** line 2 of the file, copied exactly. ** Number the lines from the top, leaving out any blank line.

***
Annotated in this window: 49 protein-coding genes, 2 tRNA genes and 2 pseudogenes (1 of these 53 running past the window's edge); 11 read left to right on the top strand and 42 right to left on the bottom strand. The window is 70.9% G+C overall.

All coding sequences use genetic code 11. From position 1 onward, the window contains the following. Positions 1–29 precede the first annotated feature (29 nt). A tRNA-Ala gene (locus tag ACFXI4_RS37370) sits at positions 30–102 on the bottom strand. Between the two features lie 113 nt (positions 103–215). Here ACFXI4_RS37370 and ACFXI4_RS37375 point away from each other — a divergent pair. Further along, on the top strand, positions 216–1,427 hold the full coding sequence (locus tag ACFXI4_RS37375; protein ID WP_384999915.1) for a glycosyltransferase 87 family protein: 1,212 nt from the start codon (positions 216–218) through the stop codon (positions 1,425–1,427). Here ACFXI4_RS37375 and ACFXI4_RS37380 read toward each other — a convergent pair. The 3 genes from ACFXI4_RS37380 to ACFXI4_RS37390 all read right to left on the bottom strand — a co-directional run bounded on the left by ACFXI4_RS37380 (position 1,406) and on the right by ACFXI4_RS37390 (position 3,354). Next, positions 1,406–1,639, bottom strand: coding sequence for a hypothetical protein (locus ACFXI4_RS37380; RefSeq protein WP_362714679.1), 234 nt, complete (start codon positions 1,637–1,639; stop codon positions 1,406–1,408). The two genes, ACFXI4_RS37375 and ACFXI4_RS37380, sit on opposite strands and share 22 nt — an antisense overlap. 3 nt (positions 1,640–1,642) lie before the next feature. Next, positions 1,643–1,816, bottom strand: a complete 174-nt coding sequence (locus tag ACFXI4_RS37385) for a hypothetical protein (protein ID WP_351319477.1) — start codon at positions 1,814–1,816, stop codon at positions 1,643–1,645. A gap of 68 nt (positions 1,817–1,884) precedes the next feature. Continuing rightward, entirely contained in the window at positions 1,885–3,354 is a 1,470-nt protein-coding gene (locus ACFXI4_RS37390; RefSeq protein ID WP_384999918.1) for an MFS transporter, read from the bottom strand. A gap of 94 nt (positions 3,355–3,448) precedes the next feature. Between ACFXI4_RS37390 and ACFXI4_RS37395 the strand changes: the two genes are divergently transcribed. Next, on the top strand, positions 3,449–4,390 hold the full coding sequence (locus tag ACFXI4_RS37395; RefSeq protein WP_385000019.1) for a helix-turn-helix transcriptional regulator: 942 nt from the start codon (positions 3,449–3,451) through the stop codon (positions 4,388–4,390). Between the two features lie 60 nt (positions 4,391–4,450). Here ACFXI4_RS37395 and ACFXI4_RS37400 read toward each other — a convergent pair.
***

All coding sequences use genetic code 11. From position 1 onward, the window contains the following. Positions 1–29 precede the first annotated feature (29 nt). A tRNA-Ala gene (locus tag ACFXI4_RS37370) sits at positions 30–102 on the bottom strand. Between the two features lie 113 nt (positions 103–215). Here ACFXI4_RS37370 and ACFXI4_RS37375 point away from each other — a divergent pair. Further along, on the top strand, positions 216–1,427 hold the full coding sequence (locus tag ACFXI4_RS37375; protein ID WP_384999915.1) for a glycosyltransferase 87 family protein: 1,212 nt from the start codon (positions 216–218) through the stop codon (positions 1,425–1,427). Here ACFXI4_RS37375 and ACFXI4_RS37380 read toward each other — a convergent pair. The 3 genes from ACFXI4_RS37380 to ACFXI4_RS37390 all read right to left on the bottom strand — a co-directional run bounded on the left by ACFXI4_RS37380 (position 1,406) and on the right by ACFXI4_RS37390 (position 3,354). Next, positions 1,406–1,639, bottom strand: coding sequence for a hypothetical protein (locus ACFXI4_RS37380; RefSeq protein WP_362714679.1), 234 nt, complete (start codon positions 1,637–1,639; stop codon positions 1,406–1,408). The two genes, ACFXI4_RS37375 and ACFXI4_RS37380, sit on opposite strands and share 22 nt — an antisense overlap. 3 nt (positions 1,640–1,642) lie before the next feature. Next, positions 1,643–1,816, bottom strand: a complete 174-nt coding sequence (locus tag ACFXI4_RS37385) for a hypothetical protein (protein ID WP_351319477.1) — start codon at positions 1,814–1,816, stop codon at positions 1,643–1,645. A gap of 68 nt (positions 1,817–1,884) precedes the next feature. Continuing rightward, entirely contained in the window at positions 1,885–3,354 is a 1,470-nt protein-coding gene (locus ACFXI4_RS37390; RefSeq protein ID WP_384999918.1) for an MFS transporter, read from the bottom strand. A gap of 94 nt (positions 3,355–3,448) precedes the next feature. Between ACFXI4_RS37390 and ACFXI4_RS37395 the strand changes: the two genes are divergently transcribed. Next, on the top strand, positions 3,449–4,390 hold the full coding sequence (locus tag ACFXI4_RS37395; RefSeq protein WP_385000019.1) for a helix-turn-helix transcriptional regulator: 942 nt from the start codon (positions 3,449–3,451) through the stop codon (positions 4,388–4,390). Between the two features lie 60 nt (positions 4,391–4,450). Here ACFXI4_RS37395 and ACFXI4_RS37400 read toward each other — a convergent pair.